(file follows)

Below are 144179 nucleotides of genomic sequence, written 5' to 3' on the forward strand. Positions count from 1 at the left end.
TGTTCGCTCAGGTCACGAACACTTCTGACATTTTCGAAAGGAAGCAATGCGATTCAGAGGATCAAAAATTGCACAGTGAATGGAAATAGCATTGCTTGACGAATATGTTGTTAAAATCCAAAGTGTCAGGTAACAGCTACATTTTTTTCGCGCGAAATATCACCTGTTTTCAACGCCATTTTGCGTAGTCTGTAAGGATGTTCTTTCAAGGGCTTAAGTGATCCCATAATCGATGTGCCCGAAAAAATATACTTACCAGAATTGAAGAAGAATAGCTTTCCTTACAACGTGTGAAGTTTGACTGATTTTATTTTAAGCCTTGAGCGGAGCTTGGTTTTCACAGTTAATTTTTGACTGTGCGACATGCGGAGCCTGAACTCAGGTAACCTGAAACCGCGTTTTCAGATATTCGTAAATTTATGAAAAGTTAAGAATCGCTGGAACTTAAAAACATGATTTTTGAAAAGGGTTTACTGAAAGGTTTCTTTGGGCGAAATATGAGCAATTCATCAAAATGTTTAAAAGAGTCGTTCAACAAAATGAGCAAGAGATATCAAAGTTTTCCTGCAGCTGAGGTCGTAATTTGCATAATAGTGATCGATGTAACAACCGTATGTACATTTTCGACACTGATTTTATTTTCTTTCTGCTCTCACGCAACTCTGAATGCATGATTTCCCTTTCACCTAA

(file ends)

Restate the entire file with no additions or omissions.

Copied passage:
Below are 144179 nucleotides of genomic sequence, written 5' to 3' on the forward strand. Positions count from 1 at the left end.
TGTTCGCTCAGGTCACGAACACTTCTGACATTTTCGAAAGGAAGCAATGCGATTCAGAGGATCAAAAATTGCACAGTGAATGGAAATAGCATTGCTTGACGAATATGTTGTTAAAATCCAAAGTGTCAGGTAACAGCTACATTTTTTTCGCGCGAAATATCACCTGTTTTCAACGCCATTTTGCGTAGTCTGTAAGGATGTTCTTTCAAGGGCTTAAGTGATCCCATAATCGATGTGCCCGAAAAAATATACTTACCAGAATTGAAGAAGAATAGCTTTCCTTACAACGTGTGAAGTTTGACTGATTTTATTTTAAGCCTTGAGCGGAGCTTGGTTTTCACAGTTAATTTTTGACTGTGCGACATGCGGAGCCTGAACTCAGGTAACCTGAAACCGCGTTTTCAGATATTCGTAAATTTATGAAAAGTTAAGAATCGCTGGAACTTAAAAACATGATTTTTGAAAAGGGTTTACTGAAAGGTTTCTTTGGGCGAAATATGAGCAATTCATCAAAATGTTTAAAAGAGTCGTTCAACAAAATGAGCAAGAGATATCAAAGTTTTCCTGCAGCTGAGGTCGTAATTTGCATAATAGTGATCGATGTAACAACCGTATGTACATTTTCGACACTGATTTTATTTTCTTTCTGCTCTCACGCAACTCTGAATGCATGATTTCCCTTTCACCTAA